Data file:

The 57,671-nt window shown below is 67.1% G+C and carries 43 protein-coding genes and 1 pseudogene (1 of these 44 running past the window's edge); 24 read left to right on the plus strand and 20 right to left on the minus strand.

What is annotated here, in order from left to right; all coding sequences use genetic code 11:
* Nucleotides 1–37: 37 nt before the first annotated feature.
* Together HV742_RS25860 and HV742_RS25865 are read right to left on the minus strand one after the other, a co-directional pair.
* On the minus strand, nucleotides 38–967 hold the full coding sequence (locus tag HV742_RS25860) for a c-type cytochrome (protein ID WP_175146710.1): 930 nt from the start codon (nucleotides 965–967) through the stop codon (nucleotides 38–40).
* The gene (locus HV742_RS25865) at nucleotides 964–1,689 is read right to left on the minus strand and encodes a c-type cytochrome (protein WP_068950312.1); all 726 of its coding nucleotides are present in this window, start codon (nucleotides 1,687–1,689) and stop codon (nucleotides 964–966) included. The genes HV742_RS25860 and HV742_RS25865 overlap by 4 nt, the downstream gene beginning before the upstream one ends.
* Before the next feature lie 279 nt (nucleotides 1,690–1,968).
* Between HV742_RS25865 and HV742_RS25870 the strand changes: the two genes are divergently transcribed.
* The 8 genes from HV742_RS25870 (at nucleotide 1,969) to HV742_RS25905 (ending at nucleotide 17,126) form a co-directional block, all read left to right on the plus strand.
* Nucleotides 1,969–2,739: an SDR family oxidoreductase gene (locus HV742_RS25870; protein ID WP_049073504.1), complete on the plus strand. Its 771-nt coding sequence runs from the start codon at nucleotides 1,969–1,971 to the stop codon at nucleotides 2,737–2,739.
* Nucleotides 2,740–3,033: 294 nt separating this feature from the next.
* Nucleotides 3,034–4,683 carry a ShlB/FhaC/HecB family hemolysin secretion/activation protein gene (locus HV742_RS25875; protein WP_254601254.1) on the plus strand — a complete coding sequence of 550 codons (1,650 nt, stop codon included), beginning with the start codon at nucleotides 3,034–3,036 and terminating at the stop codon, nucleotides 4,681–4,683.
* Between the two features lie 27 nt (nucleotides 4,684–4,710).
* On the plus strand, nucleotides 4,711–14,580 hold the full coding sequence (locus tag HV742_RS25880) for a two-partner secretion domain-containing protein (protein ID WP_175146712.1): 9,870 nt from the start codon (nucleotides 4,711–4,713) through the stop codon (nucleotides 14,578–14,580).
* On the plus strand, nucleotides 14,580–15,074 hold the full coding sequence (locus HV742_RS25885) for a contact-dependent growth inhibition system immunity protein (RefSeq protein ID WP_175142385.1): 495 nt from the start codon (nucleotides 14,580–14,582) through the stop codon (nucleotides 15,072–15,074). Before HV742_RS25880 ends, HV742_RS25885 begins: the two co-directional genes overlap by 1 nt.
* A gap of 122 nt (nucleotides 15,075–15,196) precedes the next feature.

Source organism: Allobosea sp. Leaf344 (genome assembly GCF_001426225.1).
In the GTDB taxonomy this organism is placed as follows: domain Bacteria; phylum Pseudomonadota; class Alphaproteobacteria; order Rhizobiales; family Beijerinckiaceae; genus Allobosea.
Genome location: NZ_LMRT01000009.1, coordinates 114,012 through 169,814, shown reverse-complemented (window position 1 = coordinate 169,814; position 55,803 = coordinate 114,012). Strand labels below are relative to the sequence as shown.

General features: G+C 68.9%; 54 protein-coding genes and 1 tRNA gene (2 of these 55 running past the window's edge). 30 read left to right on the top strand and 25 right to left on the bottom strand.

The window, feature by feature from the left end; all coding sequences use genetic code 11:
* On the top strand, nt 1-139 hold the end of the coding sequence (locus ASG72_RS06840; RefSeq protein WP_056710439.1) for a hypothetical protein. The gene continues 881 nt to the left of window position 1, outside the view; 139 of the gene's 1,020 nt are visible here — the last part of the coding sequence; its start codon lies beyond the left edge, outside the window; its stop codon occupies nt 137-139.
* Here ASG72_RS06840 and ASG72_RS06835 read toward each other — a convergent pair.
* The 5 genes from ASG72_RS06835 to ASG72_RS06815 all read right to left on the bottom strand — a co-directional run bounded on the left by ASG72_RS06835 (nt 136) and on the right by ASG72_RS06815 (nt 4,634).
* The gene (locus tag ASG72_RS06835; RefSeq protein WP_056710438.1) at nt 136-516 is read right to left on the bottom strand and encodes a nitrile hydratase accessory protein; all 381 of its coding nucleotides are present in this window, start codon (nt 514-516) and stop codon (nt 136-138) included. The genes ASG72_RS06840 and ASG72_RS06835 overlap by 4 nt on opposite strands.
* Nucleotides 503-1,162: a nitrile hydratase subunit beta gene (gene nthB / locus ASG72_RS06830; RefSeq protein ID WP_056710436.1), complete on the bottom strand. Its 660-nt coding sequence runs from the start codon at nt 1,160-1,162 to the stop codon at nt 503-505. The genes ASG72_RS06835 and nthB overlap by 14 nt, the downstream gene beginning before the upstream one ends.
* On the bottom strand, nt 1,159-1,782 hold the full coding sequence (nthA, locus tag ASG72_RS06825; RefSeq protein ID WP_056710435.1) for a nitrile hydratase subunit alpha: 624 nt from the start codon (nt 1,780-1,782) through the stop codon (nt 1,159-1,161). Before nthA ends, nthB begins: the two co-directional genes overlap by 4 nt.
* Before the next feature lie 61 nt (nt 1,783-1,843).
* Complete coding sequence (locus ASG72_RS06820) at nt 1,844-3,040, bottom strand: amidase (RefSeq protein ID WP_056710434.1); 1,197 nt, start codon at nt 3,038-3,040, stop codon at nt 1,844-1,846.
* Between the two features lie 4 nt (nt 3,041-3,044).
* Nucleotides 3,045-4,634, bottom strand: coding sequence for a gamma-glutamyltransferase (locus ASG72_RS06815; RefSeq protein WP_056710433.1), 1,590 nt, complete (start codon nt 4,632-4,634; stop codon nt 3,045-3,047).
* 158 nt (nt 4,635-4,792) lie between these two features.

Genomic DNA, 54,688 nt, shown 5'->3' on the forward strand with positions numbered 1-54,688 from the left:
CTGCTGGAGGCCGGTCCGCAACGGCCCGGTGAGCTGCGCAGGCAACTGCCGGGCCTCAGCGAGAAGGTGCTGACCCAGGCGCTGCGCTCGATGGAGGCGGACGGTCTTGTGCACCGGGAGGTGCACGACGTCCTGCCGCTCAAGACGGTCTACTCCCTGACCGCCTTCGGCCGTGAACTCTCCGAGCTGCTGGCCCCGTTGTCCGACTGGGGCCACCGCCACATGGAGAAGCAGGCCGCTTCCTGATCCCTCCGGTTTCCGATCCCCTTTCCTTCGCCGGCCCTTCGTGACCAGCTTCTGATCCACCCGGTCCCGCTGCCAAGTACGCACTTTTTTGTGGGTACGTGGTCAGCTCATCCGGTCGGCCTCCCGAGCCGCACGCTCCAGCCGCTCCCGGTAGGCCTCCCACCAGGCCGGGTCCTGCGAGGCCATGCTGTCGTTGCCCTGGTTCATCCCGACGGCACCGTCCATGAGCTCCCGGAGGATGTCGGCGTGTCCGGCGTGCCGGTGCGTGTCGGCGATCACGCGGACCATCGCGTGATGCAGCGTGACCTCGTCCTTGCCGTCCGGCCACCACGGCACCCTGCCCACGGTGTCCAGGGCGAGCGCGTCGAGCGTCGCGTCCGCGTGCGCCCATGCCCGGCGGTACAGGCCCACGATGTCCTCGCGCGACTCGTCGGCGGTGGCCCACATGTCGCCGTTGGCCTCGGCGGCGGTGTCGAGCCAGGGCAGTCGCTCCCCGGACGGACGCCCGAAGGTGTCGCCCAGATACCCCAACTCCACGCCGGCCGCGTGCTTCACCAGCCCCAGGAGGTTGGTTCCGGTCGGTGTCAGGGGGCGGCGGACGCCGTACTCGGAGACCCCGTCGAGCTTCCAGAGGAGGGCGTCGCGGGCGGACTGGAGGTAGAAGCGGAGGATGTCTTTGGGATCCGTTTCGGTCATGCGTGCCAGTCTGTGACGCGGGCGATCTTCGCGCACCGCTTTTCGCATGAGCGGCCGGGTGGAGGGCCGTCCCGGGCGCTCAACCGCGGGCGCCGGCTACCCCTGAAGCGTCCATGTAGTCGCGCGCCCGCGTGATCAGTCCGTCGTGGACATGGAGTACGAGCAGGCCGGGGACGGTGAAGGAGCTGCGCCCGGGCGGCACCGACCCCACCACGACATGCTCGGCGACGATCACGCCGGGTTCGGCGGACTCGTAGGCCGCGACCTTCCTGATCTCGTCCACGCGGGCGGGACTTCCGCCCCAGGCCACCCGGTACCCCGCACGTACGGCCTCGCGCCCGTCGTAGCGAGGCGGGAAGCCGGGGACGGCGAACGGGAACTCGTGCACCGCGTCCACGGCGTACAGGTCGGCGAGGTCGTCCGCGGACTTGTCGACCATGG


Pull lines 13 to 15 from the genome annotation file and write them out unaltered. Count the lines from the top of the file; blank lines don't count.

* Between the two features lie 27 nt (nucleotides 4,684–4,710).
* On the plus strand, nucleotides 4,711–14,580 hold the full coding sequence (locus tag HV742_RS25880) for a two-partner secretion domain-containing protein (protein ID WP_175146712.1): 9,870 nt from the start codon (nucleotides 4,711–4,713) through the stop codon (nucleotides 14,578–14,580).
* On the plus strand, nucleotides 14,580–15,074 hold the full coding sequence (locus HV742_RS25885) for a contact-dependent growth inhibition system immunity protein (RefSeq protein ID WP_175142385.1): 495 nt from the start codon (nucleotides 14,580–14,582) through the stop codon (nucleotides 15,072–15,074). Before HV742_RS25880 ends, HV742_RS25885 begins: the two co-directional genes overlap by 1 nt.